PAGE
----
- Ensure that information included within MD&A is consistent with other public disclosures like press releases, website information, and analyst calls. While adopting a process to promote consistency in matters covered across such disclosures is helpful, companies should also ensure that the level of disclosure within MD&A is appropriate as compared to the other disclosure, taking into account the materiality and importance of the matter.
- When formulating disclosures, be mindful of current events. Interest rates, tariffs, or changing economic policies could have an impact on financial performance and should be acknowledged in the stated risk factors, to the extent they are material. Remember that a uniform approach is not required for addressing risk factors; each company must determine the importance or materiality to their disclosure.
- Keep in mind that MD&A is management’s opportunity to put context around a company’s financial results. Use plain English and supplement heavily quantitative disclosures with illustrative tables and charts.
SEC Comment Letter Trends
For public companies, the SEC continues to focus on MD&A. Recently, three specific areas have garnered the most significant attention, resulting in comment letters to registrants:
- Results of Operations: Recent comment letters have stressed the need for clearer description and quantification of unusual or infrequent events or significant economic changes. Registrants should be mindful to not just highlight fluctuations but also elaborate on the underlying reasons for them.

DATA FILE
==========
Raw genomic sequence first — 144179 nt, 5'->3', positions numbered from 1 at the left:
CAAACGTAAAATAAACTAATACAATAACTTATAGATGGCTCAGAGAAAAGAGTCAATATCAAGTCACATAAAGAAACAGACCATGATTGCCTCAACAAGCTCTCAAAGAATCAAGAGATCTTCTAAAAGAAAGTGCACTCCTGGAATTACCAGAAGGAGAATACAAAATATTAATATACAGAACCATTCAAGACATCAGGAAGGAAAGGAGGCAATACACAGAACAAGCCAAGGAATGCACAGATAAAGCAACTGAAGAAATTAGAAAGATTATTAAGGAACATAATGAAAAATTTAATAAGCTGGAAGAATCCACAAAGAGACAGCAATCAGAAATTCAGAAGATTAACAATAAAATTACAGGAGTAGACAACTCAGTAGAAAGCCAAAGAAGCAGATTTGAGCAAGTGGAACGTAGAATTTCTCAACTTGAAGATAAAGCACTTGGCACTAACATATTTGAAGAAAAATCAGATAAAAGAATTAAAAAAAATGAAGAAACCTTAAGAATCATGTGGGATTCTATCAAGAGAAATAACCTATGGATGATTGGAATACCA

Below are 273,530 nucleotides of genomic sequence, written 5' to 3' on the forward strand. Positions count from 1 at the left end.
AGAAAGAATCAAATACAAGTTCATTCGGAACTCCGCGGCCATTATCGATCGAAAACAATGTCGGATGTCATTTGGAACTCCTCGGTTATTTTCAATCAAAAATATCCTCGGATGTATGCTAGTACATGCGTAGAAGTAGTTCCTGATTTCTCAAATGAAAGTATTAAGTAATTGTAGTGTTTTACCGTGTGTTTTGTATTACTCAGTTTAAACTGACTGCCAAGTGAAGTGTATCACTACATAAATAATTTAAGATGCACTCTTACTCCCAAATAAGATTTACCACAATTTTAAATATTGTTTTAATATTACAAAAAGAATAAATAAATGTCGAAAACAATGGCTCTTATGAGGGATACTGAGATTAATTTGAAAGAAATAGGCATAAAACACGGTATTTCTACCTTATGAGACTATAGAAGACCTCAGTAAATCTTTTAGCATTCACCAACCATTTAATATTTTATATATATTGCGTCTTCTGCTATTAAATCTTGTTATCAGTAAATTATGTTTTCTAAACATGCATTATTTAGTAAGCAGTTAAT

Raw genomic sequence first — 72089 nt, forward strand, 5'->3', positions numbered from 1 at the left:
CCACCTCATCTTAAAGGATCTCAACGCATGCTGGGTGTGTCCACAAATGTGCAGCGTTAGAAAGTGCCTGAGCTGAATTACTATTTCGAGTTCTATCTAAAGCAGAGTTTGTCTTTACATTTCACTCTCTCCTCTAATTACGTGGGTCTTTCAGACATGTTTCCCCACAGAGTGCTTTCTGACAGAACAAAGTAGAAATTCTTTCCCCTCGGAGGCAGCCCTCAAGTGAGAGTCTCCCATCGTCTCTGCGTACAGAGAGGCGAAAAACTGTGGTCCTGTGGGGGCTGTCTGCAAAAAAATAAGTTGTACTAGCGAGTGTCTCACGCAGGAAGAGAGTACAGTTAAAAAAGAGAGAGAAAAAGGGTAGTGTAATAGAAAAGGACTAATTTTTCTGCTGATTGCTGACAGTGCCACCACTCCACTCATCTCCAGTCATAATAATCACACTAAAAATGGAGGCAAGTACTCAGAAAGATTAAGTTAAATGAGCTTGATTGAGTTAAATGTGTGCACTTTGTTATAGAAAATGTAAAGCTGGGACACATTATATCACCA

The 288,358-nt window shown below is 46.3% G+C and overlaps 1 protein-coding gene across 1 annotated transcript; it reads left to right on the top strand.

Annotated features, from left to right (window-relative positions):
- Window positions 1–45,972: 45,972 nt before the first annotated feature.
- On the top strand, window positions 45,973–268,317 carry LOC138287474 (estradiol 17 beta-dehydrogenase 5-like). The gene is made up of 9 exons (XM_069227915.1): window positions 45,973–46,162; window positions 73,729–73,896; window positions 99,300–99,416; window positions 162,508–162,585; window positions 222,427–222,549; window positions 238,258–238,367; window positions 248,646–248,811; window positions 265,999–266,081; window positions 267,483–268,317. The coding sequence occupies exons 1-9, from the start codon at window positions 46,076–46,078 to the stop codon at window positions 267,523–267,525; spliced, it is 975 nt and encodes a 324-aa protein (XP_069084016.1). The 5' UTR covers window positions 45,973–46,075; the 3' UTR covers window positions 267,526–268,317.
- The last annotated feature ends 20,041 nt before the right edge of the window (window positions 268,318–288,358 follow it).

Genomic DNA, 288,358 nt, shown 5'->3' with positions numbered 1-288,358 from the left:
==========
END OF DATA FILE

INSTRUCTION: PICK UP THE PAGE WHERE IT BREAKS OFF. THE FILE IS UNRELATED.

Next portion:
- Critical Accounting Estimates: Comment letters have focused on the judgements made by registrants in the application of significant accounting policies and what the likelihood is of materially different reported results if different assumptions or conditions were to prevail.
- Liquidity and Capital Resources: The SEC has emphasized the need for a clear discussion on the drivers of cash flows and the trends and uncertainties related to meeting known or reasonably likely future cash requirements.
Recently Adopted SEC Amendments
In order to simplify and modernize reporting requirements of public companies by improving disclosure effectiveness and reducing compliance costs, the SEC amended its rules in March 2019. Several of these amendments impact the SEC’s MD&A requirements.
Specifically, registrants may now exclude discussion of the earliest of the three reported years in MD&A if that year was discussed in previous filings; however, if information of that period is material, it should be included. Additionally, registrants are no longer required to compare financial statement line items with the previous year within MD&A, allowing each year to be discussed individually.
By focusing on delivering against the stated objectives of MD&A—specifically including clear, updated, consistent, and detailed information—companies will enable users of financial statements to make more informed investing decisions. Efforts to simplify reporting will help registrants to improve disclosures while reducing the cost of compliance.